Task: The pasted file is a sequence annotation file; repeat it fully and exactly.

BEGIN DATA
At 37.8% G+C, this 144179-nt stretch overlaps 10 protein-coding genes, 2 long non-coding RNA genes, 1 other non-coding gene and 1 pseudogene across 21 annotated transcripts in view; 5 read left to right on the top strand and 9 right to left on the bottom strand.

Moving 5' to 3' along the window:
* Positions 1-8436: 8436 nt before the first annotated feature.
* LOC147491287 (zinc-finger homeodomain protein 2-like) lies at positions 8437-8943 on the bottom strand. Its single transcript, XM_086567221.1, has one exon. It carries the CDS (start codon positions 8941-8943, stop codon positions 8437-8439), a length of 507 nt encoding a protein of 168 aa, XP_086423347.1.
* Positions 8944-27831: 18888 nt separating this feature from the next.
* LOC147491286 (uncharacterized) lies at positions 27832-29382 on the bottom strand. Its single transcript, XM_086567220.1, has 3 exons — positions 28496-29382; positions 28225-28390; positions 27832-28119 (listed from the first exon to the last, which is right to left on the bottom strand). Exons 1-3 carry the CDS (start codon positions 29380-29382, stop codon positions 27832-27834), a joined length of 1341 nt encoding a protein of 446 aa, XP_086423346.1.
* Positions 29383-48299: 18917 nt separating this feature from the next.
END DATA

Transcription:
At 37.8% G+C, this 144179-nt stretch overlaps 10 protein-coding genes, 2 long non-coding RNA genes, 1 other non-coding gene and 1 pseudogene across 21 annotated transcripts in view; 5 read left to right on the top strand and 9 right to left on the bottom strand.

Moving 5' to 3' along the window:
* Positions 1-8436: 8436 nt before the first annotated feature.
* LOC147491287 (zinc-finger homeodomain protein 2-like) lies at positions 8437-8943 on the bottom strand. Its single transcript, XM_086567221.1, has one exon. It carries the CDS (start codon positions 8941-8943, stop codon positions 8437-8439), a length of 507 nt encoding a protein of 168 aa, XP_086423347.1.
* Positions 8944-27831: 18888 nt separating this feature from the next.
* LOC147491286 (uncharacterized) lies at positions 27832-29382 on the bottom strand. Its single transcript, XM_086567220.1, has 3 exons — positions 28496-29382; positions 28225-28390; positions 27832-28119 (listed from the first exon to the last, which is right to left on the bottom strand). Exons 1-3 carry the CDS (start codon positions 29380-29382, stop codon positions 27832-27834), a joined length of 1341 nt encoding a protein of 446 aa, XP_086423346.1.
* Positions 29383-48299: 18917 nt separating this feature from the next.